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Home Plan Investigations

How is a home plan investigated?

The assigned parole agent from the PA Board of Probation and Parole (board) will visit with the proposed home provider, in person, at the residence being offered.
 
The agent will give the home provider a copy of the brochure What Offenders and Their Families Need to Know. (pdf)
 
The agent will review the home provider agreement letter with the proposed home provider, and have the home provider sign the form. It is very important for the home provider to be available to meet with the agent. Unanswered phone calls and a refusal to respond to business cards left in the door in a timely manner will result in a home plan rejection.
 
The agent will obtain input from local police, neighbors and other community members, and he or she will determine the availability of community resources to assist with reentry.
 
The following information will be recorded on a checklist by the agent:
  • A business card was given to the home provider.
  • The general conditions of parole and possible special conditions for the parolee were reviewed with the home provider.
  • The offense which the parolee is currently convicted of will be disclosed to the proposed home provider. Information disclosed is limited to public information.
  • The procedure for the parolee changing his residence was explained.
  • The proposed home provider restrictions regarding possessing firearms and other weapons and implications for home suitability were explained.
  • The agency’s right to conduct warrantless searches of the approved residence was explained.
  • The home provider was informed of the location and hours of the field parole office.
  • The home provider was informed that staff may conduct visits to the residence outside of the normal business hours.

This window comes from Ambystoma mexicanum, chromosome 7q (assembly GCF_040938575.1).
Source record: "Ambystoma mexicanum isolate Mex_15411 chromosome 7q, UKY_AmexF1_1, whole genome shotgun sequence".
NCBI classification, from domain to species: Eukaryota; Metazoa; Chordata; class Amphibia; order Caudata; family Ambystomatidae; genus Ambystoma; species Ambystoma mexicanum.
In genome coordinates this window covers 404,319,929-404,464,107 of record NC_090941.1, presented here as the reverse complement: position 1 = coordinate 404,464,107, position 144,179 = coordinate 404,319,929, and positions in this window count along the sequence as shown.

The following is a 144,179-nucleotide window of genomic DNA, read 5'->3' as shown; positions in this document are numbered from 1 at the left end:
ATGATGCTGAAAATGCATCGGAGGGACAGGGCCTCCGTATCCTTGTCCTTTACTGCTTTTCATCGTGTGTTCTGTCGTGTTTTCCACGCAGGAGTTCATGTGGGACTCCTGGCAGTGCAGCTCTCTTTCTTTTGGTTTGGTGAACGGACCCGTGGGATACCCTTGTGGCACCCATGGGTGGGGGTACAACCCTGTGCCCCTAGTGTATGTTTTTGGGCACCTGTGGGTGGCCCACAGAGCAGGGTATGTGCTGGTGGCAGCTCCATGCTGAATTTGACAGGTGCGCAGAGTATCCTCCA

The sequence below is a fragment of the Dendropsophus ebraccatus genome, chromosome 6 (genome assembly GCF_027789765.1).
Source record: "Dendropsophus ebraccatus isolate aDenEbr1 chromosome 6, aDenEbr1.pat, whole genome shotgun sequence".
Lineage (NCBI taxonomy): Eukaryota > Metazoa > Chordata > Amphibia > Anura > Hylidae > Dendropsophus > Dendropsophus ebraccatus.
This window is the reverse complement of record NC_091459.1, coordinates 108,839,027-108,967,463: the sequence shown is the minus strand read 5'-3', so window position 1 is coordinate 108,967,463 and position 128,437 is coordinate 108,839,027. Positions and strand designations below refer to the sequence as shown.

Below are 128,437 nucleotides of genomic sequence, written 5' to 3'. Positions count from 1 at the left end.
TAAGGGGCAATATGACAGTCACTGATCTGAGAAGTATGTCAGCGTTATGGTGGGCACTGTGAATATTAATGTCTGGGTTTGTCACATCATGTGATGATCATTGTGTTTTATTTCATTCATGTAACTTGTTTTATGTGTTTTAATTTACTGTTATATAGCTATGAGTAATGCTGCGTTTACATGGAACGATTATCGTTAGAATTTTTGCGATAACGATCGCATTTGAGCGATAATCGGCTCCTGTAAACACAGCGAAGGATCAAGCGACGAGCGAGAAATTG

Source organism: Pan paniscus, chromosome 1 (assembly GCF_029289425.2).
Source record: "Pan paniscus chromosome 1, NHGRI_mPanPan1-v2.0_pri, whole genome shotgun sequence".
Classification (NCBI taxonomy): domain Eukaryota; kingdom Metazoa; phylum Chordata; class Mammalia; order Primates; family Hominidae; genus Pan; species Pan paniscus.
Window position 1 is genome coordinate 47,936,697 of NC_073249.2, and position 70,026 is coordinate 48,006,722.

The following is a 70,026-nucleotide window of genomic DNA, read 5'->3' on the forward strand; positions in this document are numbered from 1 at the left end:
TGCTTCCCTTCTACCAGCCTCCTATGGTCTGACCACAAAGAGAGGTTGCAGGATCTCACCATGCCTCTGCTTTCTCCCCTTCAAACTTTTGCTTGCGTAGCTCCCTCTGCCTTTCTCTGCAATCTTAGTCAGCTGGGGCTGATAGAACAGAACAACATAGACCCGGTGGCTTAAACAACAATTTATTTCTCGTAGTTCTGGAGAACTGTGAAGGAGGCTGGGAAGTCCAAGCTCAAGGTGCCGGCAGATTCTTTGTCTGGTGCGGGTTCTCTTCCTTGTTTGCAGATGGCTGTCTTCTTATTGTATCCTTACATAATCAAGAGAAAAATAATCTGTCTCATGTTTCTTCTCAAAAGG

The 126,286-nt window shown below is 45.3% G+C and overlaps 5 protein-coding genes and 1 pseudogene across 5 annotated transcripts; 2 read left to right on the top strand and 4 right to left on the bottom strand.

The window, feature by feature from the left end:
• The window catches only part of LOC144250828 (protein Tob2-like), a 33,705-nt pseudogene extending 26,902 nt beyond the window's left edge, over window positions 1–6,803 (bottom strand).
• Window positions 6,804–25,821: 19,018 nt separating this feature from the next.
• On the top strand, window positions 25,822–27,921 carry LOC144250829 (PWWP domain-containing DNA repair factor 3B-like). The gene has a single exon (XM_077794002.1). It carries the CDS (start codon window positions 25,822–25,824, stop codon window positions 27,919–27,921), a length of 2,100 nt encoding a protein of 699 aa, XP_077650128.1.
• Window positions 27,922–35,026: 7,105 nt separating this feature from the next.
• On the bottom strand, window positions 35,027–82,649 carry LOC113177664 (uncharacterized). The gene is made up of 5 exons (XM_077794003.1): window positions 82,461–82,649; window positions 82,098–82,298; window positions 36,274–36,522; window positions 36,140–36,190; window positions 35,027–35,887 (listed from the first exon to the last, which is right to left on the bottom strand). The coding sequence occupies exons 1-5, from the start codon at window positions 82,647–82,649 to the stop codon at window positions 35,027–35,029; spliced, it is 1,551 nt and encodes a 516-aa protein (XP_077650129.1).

• The home plan provider was informed of the PBPP’s policy statement on domestic violence and was given a copy of the brochure What Offenders and Their Families Need to Know. (pdf)
  • Staff has determined the availability of a telephone in the residence and noted in the summary any lack of telephone access due to special features or Internet access.
  • The possibility of electronic monitoring restrictions was reviewed with the home provider.
  • Staff has listed all residents, their age, relationship to the offender, any source of income and any criminal record, for each.
  • Staff has toured the entire proposed residence and determined: Any circumstances that would place the parole supervision staff in danger such as dangerous dogs; the physical condition as far as habitability, including sleeping arrangements; any sources of conflict that may preclude approving the residence; and the number of exits of the home
  • The responsibilities the home provider expects from the offender such as paying for rent, room, board, and any rules to which the parolee must comply.
  • Whether the home provider is renting or leasing the residence. If so, staff must obtain the landlord’s name, telephone number, and address and ask to see the lease.
  • If the plan is being submitted for investigation without employment, there must be verification of the availability of other forms of financial support such as family support, Social Security or disability benefits.

Factors That Could Result in Home Plan Rejections

Section 8 or other public housing sometimes does not permit parolees who were not previously on the lease in their housing units.
 
Proposed residence has weapons or animals such as large dogs that provider is unwilling or unable to remove during the period of supervision.
 
Proposed residence is not conducive to the reentry of a sex offender with minor victim(s) because it is too close to a place children gather.
 
Proposed residence does not have adequate sleeping accommodations to provide for the parolee.
 
The proposed home provider does not acknowledge parolee did anything wrong and thus will not provide a positive reentry atmosphere.
 

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